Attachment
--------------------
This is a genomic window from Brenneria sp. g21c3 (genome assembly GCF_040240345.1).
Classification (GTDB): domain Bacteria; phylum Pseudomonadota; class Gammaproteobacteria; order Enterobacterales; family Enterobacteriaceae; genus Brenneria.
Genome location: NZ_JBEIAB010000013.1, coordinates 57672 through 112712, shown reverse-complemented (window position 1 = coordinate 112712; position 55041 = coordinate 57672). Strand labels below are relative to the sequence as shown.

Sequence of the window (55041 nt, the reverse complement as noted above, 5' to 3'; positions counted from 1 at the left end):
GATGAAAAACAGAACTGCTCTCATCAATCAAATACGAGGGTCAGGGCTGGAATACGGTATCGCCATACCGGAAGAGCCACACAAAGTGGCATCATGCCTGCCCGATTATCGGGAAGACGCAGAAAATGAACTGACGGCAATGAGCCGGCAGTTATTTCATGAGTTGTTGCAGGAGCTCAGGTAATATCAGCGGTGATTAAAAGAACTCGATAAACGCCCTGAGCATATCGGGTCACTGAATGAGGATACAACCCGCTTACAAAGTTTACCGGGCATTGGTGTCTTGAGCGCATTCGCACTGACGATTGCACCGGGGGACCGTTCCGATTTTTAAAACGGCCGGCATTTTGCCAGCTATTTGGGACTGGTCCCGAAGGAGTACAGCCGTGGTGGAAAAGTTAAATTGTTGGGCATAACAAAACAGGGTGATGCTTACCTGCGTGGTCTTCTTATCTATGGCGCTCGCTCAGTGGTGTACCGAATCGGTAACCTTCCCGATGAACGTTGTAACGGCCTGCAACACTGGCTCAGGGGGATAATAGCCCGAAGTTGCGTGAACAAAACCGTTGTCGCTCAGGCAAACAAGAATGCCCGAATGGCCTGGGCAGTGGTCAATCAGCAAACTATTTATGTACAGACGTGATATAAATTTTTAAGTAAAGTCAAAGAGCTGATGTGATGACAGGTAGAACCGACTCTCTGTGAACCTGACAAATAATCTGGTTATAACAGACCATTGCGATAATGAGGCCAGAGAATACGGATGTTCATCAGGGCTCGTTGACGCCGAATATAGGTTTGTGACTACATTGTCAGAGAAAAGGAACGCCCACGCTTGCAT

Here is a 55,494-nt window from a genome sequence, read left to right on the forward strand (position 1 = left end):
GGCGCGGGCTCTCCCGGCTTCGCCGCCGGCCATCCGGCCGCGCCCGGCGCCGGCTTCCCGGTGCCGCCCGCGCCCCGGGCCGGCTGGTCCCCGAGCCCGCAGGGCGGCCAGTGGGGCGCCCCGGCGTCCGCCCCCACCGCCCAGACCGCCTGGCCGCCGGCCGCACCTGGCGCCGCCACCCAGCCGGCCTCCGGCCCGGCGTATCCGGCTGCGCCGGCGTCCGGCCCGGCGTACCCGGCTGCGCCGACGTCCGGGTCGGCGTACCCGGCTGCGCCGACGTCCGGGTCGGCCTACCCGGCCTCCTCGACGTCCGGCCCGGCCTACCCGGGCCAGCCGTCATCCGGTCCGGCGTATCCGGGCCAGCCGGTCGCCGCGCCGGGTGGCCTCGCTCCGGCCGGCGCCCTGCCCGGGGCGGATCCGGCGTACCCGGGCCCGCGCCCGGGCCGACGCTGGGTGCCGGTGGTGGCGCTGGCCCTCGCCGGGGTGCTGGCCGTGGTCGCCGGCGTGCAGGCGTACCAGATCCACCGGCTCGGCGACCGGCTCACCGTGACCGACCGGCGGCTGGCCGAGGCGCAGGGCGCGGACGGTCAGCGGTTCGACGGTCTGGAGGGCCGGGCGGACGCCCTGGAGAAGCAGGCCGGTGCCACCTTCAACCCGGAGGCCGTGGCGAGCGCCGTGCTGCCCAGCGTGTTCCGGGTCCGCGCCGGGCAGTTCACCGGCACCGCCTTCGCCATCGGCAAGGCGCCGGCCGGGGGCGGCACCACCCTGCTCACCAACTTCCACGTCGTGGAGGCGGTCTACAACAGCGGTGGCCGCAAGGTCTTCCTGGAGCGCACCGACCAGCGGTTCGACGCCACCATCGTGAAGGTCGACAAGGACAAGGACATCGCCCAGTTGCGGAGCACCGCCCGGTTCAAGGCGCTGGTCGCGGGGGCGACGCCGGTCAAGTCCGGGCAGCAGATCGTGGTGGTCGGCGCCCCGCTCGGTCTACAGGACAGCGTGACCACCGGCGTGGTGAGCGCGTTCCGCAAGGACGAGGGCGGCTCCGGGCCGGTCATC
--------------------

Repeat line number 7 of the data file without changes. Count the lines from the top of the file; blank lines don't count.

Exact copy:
GGCGCGGGCTCTCCCGGCTTCGCCGCCGGCCATCCGGCCGCGCCCGGCGCCGGCTTCCCGGTGCCGCCCGCGCCCCGGGCCGGCTGGTCCCCGAGCCCGCAGGGCGGCCAGTGGGGCGCCCCGGCGTCCGCCCCCACCGCCCAGACCGCCTGGCCGCCGGCCGCACCTGGCGCCGCCACCCAGCCGGCCTCCGGCCCGGCGTATCCGGCTGCGCCGGCGTCCGGCCCGGCGTACCCGGCTGCGCCGACGTCCGGGTCGGCGTACCCGGCTGCGCCGACGTCCGGGTCGGCCTACCCGGCCTCCTCGACGTCCGGCCCGGCCTACCCGGGCCAGCCGTCATCCGGTCCGGCGTATCCGGGCCAGCCGGTCGCCGCGCCGGGTGGCCTCGCTCCGGCCGGCGCCCTGCCCGGGGCGGATCCGGCGTACCCGGGCCCGCGCCCGGGCCGACGCTGGGTGCCGGTGGTGGCGCTGGCCCTCGCCGGGGTGCTGGCCGTGGTCGCCGGCGTGCAGGCGTACCAGATCCACCGGCTCGGCGACCGGCTCACCGTGACCGACCGGCGGCTGGCCGAGGCGCAGGGCGCGGACGGTCAGCGGTTCGACGGTCTGGAGGGCCGGGCGGACGCCCTGGAGAAGCAGGCCGGTGCCACCTTCAACCCGGAGGCCGTGGCGAGCGCCGTGCTGCCCAGCGTGTTCCGGGTCCGCGCCGGGCAGTTCACCGGCACCGCCTTCGCCATCGGCAAGGCGCCGGCCGGGGGCGGCACCACCCTGCTCACCAACTTCCACGTCGTGGAGGCGGTCTACAACAGCGGTGGCCGCAAGGTCTTCCTGGAGCGCACCGACCAGCGGTTCGACGCCACCATCGTGAAGGTCGACAAGGACAAGGACATCGCCCAGTTGCGGAGCACCGCCCGGTTCAAGGCGCTGGTCGCGGGGGCGACGCCGGTCAAGTCCGGGCAGCAGATCGTGGTGGTCGGCGCCCCGCTCGGTCTACAGGACAGCGTGACCACCGGCGTGGTGAGCGCGTTCCGCAAGGACGAGGGCGGCTCCGGGCCGGTCATC